Waders at Nanpu, Tangshan

Last weekend I hired a car and drove to the Bohai coast south of Tangshan (唐山) – specifically to the Nanpu Development Zone – to look for waders.

It took me a little over two and a half hours to drive the 200km from Beijing to the coast, mostly along the excellent G1 highway, and it didn’t take me long to find a suitable hotel relatively close to the coast at which to base myself for 2 days.

The Nanpu Development Area is vast and the changes taking place, including land reclamation, are on a mesmerising scale.  There were heavy lorries and large machinery almost everywhere and, apart from the birds, it would be a very depressing place to spend a few days.  From the small town of Nanpu, south of Tangshan, it is still a 30km journey along relatively narrow roads, through a prison, to reach the mudflats.  The city of Tangshan, a little to the north, is famous for a huge earthquake that killed over 250,000 people in 1976 and there were signs for memorials and museums as I skirted the city on my way to the coast.

A Beijing-based PhD student, Yang Hong-yan, has been studying the waders in the Nanpu area – specifically the spring migration of the Red Knot – and has extensively covered the area from March to May in the last few Springs.  I am very grateful to her for sharing her knowledge (including maps and directions), without which I would have almost certainly got completely lost in the labyrinth of dirt tracks and roads that criss-cross the fish farms and salt works in this area.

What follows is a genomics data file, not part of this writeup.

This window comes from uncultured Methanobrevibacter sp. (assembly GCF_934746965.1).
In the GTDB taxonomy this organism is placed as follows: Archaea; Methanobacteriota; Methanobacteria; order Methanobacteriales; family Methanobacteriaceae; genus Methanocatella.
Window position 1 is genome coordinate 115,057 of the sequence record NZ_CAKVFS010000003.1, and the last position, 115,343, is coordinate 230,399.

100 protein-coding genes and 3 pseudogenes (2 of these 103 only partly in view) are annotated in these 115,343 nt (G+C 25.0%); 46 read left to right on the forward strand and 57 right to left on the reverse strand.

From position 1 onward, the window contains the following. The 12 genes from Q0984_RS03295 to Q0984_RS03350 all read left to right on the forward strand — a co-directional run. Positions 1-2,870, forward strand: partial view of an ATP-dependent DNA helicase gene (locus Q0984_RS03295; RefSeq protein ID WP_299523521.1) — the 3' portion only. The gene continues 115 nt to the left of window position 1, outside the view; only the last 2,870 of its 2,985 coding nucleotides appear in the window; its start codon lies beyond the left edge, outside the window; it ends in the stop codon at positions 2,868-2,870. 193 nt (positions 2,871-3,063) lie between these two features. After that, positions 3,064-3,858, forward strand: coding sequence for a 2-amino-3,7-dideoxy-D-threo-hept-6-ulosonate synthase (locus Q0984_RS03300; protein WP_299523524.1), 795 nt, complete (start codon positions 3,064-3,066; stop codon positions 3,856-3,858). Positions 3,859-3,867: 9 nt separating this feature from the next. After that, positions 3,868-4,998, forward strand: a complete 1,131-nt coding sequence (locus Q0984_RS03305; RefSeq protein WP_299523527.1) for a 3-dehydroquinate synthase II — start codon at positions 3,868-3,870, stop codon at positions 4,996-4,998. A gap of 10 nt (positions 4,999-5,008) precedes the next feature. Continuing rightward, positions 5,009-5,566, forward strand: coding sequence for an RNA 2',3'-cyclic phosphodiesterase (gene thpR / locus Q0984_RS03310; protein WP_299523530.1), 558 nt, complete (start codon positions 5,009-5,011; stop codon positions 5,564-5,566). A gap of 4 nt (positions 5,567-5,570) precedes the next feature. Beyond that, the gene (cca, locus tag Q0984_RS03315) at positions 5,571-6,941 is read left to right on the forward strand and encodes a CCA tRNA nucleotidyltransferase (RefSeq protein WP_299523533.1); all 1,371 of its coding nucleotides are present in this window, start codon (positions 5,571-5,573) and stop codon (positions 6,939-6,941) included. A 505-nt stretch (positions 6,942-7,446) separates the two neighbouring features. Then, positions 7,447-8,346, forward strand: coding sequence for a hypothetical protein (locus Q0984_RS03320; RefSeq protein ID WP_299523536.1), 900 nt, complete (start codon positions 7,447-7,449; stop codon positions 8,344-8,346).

Nanpu map

Typical pools at Nanpu

Once I had checked into the hotel, I began the journey to the coast to check out the area in preparation for a full day’s birding the following day.  I followed Hong-yan’s directions with a little trepidation as she advised me that the best route was to take a road that ran “directly through a huge prison” and that I “shouldn’t get out of the car or have any of my optics on view” when I was on this section of the road, no matter how tempting the flocks of waders looked!  Hmm, I thought..  this could be interesting – a foreigner on his own in a Beijing-plate car driving through a Chinese prison.

Still, she assured me that I would “probably be ok” and, with that encouragement I reached the entrance to the prison where I was met by a delegation of what looked like Chinese army officers.  They seemed to be operating a policy of stopping a random selection of vehicles, controlled by one officer standing on a box and waving either a red or a green flag, depending on whether that vehicle would be stopped.  Surprisingly, I was given a green flag and waved through.   There was a large and forbidding-looking fence on either side of the road, beyond which prisoners were working in the salt works.  It looked like extremely hard manual work and I began to wonder what crimes these people had committed and in what conditions they lived.  They looked desperate.

My mind was soon back on birds when I began to see flocks of Black-winged Stilts on some of the ponds..  hundreds turning into thousands.. they were everywhere (I estimated 3,000 along this stretch alone).  And amongst them I could see there were other waders – I could make out Godwits but many of the others were too distant to identify with the naked eye and, following Hong-yan’s advice, I had no intention of stopping the car along this road.